There is a lot of space in my apartment. The air is full of possibilities. I'm crowding the space more and more, bit by bit, one grain of rice (or a whole pot) at a time. It's strange to be here and to taking up my space and filling it with odds and ends, some freely acquired, others selected and paid for. But for the most part, there is nothing Darwinian about the things that made it here with me and it makes me wonder about myself. An oversized sweater that my mother threw at me to stay warm on the bus in Chicago two months ago has somehow clung to my light footedness, as has a pillow that I grabbed on my way out of the house to have somewhere to rest my head in case of who knows what. Nothing planned in these objects, no years of sentimental accrual to bring them thousands of miles for this adventure but here they are and here I am. As I rode the bus to Takarazuka on the way to Osaka, I reflected on a period of my life in middle school, one which was recently brought to mind before I left Cincinnati as we pulled out family albums in a memorial for our dog, Penny. Seeing pictures of the past invites a previous state of mind, previous relations with family and friends, loves and fears and values. Then I was there, and now I'm here. And I wondered if this recurring amazement, "I'm in Japan," will ever transform into, "I'm from America." How did I get here? What happened between middle school and now? Did I select this over years of decisions and growth or was this a happenstance of the universe?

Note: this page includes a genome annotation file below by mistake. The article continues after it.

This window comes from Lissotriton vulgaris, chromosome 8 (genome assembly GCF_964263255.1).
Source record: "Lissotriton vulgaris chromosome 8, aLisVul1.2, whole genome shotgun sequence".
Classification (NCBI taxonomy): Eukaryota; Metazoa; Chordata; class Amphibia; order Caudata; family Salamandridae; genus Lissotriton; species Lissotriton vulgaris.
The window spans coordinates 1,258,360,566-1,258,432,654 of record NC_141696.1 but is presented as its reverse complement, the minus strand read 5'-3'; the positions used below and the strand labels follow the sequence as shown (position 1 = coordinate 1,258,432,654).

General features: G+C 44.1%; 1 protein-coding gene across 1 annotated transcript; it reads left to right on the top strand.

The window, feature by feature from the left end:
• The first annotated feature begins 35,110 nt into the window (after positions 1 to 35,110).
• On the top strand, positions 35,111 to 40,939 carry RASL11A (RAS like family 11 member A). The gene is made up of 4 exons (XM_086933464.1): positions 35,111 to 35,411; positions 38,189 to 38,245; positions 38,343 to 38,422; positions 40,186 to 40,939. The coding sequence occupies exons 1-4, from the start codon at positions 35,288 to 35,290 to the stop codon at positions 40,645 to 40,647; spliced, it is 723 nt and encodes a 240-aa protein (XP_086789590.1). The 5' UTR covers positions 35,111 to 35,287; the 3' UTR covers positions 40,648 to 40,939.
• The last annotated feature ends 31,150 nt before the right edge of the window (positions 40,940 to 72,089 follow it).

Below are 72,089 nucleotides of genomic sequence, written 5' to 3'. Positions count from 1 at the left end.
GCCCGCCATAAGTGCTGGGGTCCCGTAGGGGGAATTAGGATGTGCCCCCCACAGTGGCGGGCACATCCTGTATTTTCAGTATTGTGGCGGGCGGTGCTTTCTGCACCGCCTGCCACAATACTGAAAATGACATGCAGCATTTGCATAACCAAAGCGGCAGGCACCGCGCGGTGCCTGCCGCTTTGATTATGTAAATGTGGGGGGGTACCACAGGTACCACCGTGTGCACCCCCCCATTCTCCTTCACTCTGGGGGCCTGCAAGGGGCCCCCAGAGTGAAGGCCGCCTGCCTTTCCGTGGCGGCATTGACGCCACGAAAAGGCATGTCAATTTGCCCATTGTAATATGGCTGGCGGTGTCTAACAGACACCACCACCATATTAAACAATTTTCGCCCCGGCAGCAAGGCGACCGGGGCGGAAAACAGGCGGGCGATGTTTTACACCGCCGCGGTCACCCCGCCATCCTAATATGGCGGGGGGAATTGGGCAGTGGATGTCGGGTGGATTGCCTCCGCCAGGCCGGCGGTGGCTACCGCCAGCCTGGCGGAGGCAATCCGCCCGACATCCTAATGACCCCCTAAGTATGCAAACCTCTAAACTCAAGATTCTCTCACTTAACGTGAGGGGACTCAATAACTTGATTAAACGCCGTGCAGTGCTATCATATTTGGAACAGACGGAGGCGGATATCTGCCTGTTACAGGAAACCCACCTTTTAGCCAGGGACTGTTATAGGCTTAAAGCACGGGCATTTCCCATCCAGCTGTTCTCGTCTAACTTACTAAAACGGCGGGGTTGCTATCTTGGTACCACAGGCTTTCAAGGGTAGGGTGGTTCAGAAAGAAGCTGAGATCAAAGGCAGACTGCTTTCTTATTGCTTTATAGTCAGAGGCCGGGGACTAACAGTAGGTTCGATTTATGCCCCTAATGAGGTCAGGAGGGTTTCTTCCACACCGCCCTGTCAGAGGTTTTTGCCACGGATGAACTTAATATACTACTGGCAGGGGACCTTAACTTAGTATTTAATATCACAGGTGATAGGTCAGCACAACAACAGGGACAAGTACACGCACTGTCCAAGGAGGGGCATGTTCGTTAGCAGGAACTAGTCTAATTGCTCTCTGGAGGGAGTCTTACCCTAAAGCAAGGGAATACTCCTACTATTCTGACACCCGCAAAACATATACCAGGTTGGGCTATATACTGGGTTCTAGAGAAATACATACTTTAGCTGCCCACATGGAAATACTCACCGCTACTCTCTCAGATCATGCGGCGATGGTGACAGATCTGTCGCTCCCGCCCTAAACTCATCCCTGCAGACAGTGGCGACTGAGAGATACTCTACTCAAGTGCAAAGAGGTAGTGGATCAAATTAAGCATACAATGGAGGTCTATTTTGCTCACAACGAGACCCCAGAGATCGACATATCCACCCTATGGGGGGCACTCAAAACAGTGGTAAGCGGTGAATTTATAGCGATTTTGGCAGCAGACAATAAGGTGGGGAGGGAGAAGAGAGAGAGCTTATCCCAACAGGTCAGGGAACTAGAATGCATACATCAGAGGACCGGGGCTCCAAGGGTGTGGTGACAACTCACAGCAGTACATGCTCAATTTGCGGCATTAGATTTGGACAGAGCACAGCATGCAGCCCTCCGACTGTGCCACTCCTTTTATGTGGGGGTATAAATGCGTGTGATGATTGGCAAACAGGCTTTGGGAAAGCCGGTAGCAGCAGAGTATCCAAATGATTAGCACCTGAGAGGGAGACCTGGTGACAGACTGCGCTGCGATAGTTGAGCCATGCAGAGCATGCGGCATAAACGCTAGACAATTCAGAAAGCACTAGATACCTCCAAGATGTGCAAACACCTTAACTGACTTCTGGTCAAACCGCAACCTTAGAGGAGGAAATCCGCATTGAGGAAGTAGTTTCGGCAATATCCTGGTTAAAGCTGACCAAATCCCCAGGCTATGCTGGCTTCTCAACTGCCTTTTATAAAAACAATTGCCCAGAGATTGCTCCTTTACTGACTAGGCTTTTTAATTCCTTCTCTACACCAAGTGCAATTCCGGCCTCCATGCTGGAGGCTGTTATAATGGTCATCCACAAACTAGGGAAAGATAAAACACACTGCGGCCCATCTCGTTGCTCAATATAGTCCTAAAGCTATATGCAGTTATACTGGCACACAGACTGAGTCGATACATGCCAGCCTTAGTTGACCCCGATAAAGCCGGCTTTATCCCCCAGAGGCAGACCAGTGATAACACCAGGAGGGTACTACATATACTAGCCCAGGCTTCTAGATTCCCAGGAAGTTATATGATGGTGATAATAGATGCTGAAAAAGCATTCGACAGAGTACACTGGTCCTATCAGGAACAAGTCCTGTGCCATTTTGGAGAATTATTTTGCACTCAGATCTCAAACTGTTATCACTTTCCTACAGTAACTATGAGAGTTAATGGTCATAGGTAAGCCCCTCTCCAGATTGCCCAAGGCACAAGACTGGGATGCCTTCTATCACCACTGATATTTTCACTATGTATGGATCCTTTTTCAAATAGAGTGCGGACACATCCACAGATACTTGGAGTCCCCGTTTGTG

But there is a continuity between then and now, one that I'm longing to remember in these days of just getting settled. It's there, very nearby. I can see it in the way that I start to set up my apartment, the way that I move around in my space. When I'm alone I can feel it in my practice and individual routine. But I think this continuity can extend to a way of interacting with others as well. Courtesy transcends international borders. Today on the train platform, a teenager with headphones dropped a card and was about to get on a train. I tapped his shoulder, saying "Sumimasen" (Excuse me) and handed him the card. It's a small favor, but there is something so satisfying in reaching out in my new home, in touching somebody's shoulder. And a young girl handed me change when I dropped it, and a man in a wheel chair bowed his head to thank me for moving my cello. Making eye contact here and there in a respectful way, something that I can't tell whether it is a part of Japanese culture or not, or if it is a part of American culture or not. But it's a culture in which I believe and would like to cultivate wherever I am. As I break away from the early wide-eyed wonder of being here, I notice that I see people less as being different from me as they are different from everyone. Each person is the same as me and different from me as the people that I see on a bus in America. Each person is as same and different as the person next to them on the train. It is comforting in this time of alienation from all things familiar that I am surrounded by people with whom I can extend and receive small acts of kindness as fellow human beings. It makes the world seem a little smaller and transitions a little smoother.